DMCA takedown notices have received plenty of flack for their inaccuracy and rampant dissemination. Most recently trolls posing as rights holders have been able to take advantage of the DMCA's failure to closely look into any allegedly infringing material by getting them to issue takedown notices against completely legitimate content.
Guest post by Timothy Geigner of TechDirt
Much has been written at this point about the problems with various "notice and takedown" policies, including in the DMCA. Much of the problems arise from the DMCA's requirement that service providers "expeditiously" remove infringing material upon notice, which naturally leads to platforms erring on the side of removal versus taking a hard -- and manual -- look at the material in question to see if it's really infringing. This results in all kinds of takedowns of speech that is not infringing, typically as a result of human error, a dispute over the actual ownership of rights, a lack of recognizing fair use, or, perhaps most often, an automated system for sending DMCAs simply screwing up.
But another weakness in the notice and takedown policy is in how much power it places in the hands of trolls and bad actors to simply fuck with people. This can be seen in action in the case of one SoundCloud troll getting all kinds of music taken down by pretending to be a rights holder.
Multiple bass music artists have alleged that their tracks have been removed from SoundCloud for wrongful copyright claims. Working under an account by the name "Dr Egg," an unknown user reportedly made copyright violation claims against multiple artists, which these artists are claiming resulting in the removals. In the SoundCloud platform, uploads can be taken down for copyright violations if SoundCloud receives an email making a claim against the track. A copyright violation occurs when someone uses a sample or part of a song that was already copyrighted by another artist or company. Currently, it only takes one claim to have a track removed and it may be reinstated if the claim is proven false.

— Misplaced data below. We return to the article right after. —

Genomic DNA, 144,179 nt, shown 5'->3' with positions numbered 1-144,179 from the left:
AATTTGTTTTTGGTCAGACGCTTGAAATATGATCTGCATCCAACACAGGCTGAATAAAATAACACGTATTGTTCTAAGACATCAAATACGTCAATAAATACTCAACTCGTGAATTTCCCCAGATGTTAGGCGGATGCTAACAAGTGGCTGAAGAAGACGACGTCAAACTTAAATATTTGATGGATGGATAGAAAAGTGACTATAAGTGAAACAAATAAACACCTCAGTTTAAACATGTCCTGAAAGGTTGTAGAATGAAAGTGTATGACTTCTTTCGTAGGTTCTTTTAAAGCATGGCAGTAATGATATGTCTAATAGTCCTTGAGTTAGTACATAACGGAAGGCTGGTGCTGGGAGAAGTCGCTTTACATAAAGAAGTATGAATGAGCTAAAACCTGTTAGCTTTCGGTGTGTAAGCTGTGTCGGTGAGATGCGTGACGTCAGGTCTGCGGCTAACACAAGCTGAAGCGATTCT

According to reply emails from SoundCloud to the artists in question, "Dr Egg" used email addresses that pointed to Moonboy (firstname.lastname@example.org) and Too Vain(email@example.com) to make these strikes. The user appears to have falsified Moonboy's (Jaime Madsen) signature and used his name on the copyright infringement claims. Moonboy made a video on Twitter to speak out against the fraud.
That the policy can be weaponized for nihilistic mayhem in this way at all is a clear signal that changes need to be made. That this doesn't happen constantly is not a defense of the policy. Good internet policy is not that which can be easily subverted by impersonating another person, because that happens all the time on the internet. And, when coupled with platforms being incentivized only in the direction of quick takedown of art and speech, that causes a massive speech issue that would make the founding fathers go into a rage.
In this case, SoundCloud did manage to get the uploads in question restored.
A spokesperson on behalf of SoundCloud has responded to EDM.com with the following statement:
"Our takedown notification process is designed to respect copyright, and it is our policy to review all infringement claims per the guidelines outlined in our Help Center. Upon review, we have determined these copyright claims are not valid, and are happy to report we’ve reinstated all affected content."
Which is all well and good, but we still have a problem. And I'm pretty sure the impetus for that problem can be found in the very first line of SoundCloud's statement: "Our takedown notification process is designed to respect copyright...". You may notice that there is no mention of speech and art in the statement at all. This is, again, because all of the incentives in the DMCA's notice and takedown provisions push platforms to favor copyright over art -- which is anathema to the principles of free speech.